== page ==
Unfortunately, it is difficult (or impossible in some instances) to reconstruct and make anew something that has been lost.

  7. akismet-ecf2a99c36efb6b8f2c3303a00e1ba60 says:

    Hi Chris,

    I’m interested in your thoughts about mob grazing as I’ve been working on my own little project to see how I might use something kind of like this to rehab a 500 acre pasture with some severe weed problems.

    One of the differences in what I’m doing is that I’m working with cattle that I trained to eat weeds. In 2004, I developed a way to teach cows to eat weeds in 10 hours over 7 days. It works because, as it turns out, weeds are just as palatable as grass, and often even more so. That’s kind of surprising to a lot of people, but I have a slightly different understanding of palatability based on decades of research done by Fred Provenza and his colleagues at Utah State University. What they discovered is that palatability is a function of the nutrients and toxins in a plant in combination with the animal’s individual needs. Animals choose what to eat based on subconscious, internal feedback, increasing intake of foods high in nutrients, decreasing when they experience toxins in the plants, and then adjusting to get the right amount of protein and carbs.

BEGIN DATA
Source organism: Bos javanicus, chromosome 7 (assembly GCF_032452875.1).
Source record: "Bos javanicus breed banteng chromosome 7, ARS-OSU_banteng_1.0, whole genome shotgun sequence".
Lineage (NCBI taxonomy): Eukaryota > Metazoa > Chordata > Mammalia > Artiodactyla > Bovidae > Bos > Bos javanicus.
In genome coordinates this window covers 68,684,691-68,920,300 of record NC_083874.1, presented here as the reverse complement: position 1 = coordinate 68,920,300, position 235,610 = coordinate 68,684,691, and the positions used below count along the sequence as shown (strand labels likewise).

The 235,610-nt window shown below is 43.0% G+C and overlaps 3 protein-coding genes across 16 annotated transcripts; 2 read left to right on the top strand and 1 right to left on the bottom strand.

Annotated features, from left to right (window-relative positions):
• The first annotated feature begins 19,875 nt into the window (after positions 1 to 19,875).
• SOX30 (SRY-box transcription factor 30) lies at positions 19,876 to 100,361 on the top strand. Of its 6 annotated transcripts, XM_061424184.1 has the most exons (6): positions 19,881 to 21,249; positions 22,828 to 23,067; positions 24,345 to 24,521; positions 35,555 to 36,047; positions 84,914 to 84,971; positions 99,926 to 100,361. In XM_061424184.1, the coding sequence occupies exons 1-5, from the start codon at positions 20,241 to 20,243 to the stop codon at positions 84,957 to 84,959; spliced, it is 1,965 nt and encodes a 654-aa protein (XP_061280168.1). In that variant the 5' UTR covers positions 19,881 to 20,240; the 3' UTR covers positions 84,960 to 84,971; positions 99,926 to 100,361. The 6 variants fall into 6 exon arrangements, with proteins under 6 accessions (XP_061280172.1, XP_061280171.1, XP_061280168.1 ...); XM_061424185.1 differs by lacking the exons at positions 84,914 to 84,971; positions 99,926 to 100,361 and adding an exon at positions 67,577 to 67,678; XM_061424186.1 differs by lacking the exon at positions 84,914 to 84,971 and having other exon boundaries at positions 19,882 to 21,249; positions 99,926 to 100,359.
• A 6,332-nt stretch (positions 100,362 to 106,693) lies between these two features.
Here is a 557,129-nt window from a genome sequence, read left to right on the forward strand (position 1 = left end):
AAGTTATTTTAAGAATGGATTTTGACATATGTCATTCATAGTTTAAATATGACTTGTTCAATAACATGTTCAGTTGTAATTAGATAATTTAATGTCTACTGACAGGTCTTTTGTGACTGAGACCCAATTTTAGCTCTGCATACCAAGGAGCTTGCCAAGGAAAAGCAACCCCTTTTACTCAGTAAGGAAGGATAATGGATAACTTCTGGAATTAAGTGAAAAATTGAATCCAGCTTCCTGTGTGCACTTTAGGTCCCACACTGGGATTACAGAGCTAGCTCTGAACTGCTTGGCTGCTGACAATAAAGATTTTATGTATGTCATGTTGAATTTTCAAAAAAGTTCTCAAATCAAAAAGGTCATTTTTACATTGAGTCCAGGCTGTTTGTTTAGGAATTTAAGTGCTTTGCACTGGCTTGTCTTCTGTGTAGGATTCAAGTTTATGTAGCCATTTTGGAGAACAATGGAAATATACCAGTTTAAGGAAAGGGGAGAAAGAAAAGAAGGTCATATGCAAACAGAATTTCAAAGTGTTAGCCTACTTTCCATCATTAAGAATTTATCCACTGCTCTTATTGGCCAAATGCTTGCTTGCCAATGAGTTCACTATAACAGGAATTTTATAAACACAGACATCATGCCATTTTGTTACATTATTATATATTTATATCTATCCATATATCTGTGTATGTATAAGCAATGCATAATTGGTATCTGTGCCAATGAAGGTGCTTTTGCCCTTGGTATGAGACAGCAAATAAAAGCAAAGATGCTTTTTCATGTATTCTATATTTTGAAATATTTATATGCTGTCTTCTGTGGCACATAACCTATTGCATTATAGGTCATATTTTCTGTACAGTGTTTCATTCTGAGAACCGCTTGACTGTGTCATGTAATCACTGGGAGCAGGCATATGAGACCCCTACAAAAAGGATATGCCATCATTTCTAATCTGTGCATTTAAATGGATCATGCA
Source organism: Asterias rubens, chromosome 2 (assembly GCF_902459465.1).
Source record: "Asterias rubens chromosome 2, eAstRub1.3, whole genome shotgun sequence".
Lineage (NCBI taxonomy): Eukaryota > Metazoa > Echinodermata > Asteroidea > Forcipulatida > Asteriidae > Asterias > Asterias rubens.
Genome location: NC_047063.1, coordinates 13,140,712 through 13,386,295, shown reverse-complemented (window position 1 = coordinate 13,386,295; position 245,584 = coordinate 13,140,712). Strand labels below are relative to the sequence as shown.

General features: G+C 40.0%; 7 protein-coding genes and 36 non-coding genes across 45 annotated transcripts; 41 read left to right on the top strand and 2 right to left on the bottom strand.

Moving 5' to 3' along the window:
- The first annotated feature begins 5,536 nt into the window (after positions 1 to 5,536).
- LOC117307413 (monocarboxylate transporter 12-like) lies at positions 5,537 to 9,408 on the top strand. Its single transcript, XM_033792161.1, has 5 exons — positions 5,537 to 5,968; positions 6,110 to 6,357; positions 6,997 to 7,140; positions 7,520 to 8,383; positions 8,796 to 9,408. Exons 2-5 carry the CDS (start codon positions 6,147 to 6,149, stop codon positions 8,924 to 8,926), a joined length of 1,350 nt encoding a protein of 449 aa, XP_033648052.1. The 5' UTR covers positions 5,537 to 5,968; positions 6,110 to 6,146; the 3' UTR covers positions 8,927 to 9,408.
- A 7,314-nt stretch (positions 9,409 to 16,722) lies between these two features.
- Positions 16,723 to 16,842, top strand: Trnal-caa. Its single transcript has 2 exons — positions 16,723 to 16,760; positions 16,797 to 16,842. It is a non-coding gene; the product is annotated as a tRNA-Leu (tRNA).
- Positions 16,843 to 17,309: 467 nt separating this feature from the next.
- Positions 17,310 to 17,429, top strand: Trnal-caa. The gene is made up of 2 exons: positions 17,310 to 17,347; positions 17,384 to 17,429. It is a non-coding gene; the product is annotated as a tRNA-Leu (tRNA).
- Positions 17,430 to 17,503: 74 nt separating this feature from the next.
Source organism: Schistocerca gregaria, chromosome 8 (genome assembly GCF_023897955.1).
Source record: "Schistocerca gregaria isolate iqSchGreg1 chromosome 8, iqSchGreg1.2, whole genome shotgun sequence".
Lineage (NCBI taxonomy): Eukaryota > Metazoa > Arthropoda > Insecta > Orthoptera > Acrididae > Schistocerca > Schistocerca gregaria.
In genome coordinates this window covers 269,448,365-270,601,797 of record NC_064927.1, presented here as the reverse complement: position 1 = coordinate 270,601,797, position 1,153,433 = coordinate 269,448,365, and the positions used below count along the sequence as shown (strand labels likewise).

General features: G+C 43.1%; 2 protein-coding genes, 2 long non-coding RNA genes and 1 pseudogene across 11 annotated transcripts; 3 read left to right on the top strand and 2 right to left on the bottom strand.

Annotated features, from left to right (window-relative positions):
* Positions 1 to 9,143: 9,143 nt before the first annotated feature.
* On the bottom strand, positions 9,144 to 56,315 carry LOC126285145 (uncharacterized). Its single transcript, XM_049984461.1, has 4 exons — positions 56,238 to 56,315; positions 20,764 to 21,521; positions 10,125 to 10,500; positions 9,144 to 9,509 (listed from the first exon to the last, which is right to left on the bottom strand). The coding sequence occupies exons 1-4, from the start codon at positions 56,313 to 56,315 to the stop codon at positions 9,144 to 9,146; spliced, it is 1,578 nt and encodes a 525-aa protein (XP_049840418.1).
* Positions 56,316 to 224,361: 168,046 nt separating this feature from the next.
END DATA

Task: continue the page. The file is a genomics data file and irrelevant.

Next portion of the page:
Over the past 8 grazing seasons I’ve trained groups of cattle to eat Canada, musk, Italian, bull, distaff, sow and milk thistle, spotted, diffuse and Russian knapweed, whitetop/hoary cress, leafy spurge, and more. I have multiple reasons for wanting cows to do this. First, I figured, like you, that one of the reasons weeds were increasing while our “preferred species” were decreasing was pressure on the preferred. In my experience now, cows grazing weeds spreads the pressure to the weeds, and reduces pressure on grasses. Second, herbicides are expensive and don’t really seem to be working, and they can cause harm to some of the species we’d like to protect, further reducing competition. Third, lots of ranchers just aren’t interested in big fencing projects, and in the arid west, the kind of fencing required to do a mob grazing project is really significant.